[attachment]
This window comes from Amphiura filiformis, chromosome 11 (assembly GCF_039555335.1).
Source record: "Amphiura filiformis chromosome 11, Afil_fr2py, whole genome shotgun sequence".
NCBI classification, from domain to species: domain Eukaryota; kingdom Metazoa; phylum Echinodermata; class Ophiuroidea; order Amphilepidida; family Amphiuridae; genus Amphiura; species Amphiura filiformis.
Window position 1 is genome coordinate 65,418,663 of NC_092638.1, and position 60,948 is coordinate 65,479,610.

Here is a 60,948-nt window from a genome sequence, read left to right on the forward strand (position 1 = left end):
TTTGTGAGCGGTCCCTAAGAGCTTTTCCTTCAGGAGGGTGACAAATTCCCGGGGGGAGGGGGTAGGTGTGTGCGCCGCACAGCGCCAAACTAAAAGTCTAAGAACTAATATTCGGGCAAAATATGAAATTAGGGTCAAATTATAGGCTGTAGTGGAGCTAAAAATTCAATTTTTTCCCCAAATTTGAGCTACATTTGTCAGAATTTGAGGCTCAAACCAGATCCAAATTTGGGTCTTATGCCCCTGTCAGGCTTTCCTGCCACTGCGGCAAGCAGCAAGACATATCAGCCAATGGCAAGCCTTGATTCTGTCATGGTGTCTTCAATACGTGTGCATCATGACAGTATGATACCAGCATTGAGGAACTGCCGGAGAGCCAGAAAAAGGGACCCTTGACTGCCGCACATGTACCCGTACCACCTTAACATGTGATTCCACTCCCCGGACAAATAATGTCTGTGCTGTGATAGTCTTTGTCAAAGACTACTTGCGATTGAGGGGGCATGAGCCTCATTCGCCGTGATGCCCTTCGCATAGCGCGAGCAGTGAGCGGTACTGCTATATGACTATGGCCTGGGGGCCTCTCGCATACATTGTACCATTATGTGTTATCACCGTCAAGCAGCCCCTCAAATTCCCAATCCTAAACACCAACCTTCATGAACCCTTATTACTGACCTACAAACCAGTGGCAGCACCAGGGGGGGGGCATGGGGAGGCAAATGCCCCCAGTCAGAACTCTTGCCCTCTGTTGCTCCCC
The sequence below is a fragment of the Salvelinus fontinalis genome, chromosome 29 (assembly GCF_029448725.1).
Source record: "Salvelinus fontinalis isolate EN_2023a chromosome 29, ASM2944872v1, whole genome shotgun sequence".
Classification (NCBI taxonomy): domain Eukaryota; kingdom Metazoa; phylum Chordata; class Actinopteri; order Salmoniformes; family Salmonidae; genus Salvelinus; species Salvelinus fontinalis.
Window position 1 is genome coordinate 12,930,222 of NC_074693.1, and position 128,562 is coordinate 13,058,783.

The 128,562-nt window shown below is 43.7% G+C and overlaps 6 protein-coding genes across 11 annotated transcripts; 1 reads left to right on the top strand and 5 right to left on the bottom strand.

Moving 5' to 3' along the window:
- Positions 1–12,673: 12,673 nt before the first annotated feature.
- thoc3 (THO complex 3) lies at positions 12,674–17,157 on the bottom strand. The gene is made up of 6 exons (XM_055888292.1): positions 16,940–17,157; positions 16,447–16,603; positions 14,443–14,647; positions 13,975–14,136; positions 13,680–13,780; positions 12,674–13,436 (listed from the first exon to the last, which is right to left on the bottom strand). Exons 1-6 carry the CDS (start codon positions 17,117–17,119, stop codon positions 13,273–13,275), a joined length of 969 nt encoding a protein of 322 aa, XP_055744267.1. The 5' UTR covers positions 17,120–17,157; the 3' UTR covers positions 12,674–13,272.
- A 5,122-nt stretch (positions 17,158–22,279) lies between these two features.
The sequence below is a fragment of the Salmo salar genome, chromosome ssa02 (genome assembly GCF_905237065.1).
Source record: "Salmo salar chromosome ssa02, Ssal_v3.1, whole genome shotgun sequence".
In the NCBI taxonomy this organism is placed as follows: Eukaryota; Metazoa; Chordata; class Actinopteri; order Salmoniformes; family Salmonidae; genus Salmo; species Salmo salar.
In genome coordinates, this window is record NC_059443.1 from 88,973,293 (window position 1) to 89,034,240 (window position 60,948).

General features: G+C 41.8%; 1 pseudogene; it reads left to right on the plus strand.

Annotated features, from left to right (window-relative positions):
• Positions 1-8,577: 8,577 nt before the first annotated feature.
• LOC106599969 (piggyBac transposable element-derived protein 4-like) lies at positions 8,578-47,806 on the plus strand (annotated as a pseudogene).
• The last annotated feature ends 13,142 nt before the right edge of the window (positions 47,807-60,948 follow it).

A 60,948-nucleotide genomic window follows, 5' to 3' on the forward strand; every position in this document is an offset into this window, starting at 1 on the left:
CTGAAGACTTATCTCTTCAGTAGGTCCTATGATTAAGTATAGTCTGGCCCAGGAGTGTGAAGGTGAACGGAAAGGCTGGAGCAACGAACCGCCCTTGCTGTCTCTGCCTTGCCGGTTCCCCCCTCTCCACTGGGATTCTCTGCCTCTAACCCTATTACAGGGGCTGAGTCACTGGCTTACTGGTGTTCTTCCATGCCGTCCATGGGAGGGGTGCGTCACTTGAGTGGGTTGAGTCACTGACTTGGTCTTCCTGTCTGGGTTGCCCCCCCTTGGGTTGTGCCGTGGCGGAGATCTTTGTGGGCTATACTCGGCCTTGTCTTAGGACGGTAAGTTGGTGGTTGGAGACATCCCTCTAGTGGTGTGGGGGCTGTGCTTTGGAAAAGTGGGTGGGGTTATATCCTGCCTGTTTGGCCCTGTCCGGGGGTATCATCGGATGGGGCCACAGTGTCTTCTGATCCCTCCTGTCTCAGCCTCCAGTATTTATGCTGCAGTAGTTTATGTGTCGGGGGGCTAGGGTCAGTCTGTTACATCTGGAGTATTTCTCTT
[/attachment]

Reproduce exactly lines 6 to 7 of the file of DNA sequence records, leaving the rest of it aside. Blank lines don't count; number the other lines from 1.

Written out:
TTTGTGAGCGGTCCCTAAGAGCTTTTCCTTCAGGAGGGTGACAAATTCCCGGGGGGAGGGGGTAGGTGTGTGCGCCGCACAGCGCCAAACTAAAAGTCTAAGAACTAATATTCGGGCAAAATATGAAATTAGGGTCAAATTATAGGCTGTAGTGGAGCTAAAAATTCAATTTTTTCCCCAAATTTGAGCTACATTTGTCAGAATTTGAGGCTCAAACCAGATCCAAATTTGGGTCTTATGCCCCTGTCAGGCTTTCCTGCCACTGCGGCAAGCAGCAAGACATATCAGCCAATGGCAAGCCTTGATTCTGTCATGGTGTCTTCAATACGTGTGCATCATGACAGTATGATACCAGCATTGAGGAACTGCCGGAGAGCCAGAAAAAGGGACCCTTGACTGCCGCACATGTACCCGTACCACCTTAACATGTGATTCCACTCCCCGGACAAATAATGTCTGTGCTGTGATAGTCTTTGTCAAAGACTACTTGCGATTGAGGGGGCATGAGCCTCATTCGCCGTGATGCCCTTCGCATAGCGCGAGCAGTGAGCGGTACTGCTATATGACTATGGCCTGGGGGCCTCTCGCATACATTGTACCATTATGTGTTATCACCGTCAAGCAGCCCCTCAAATTCCCAATCCTAAACACCAACCTTCATGAACCCTTATTACTGACCTACAAACCAGTGGCAGCACCAGGGGGGGGGCATGGGGAGGCAAATGCCCCCAGTCAGAACTCTTGCCCTCTGTTGCTCCCC
The sequence below is a fragment of the Salvelinus fontinalis genome, chromosome 29 (assembly GCF_029448725.1).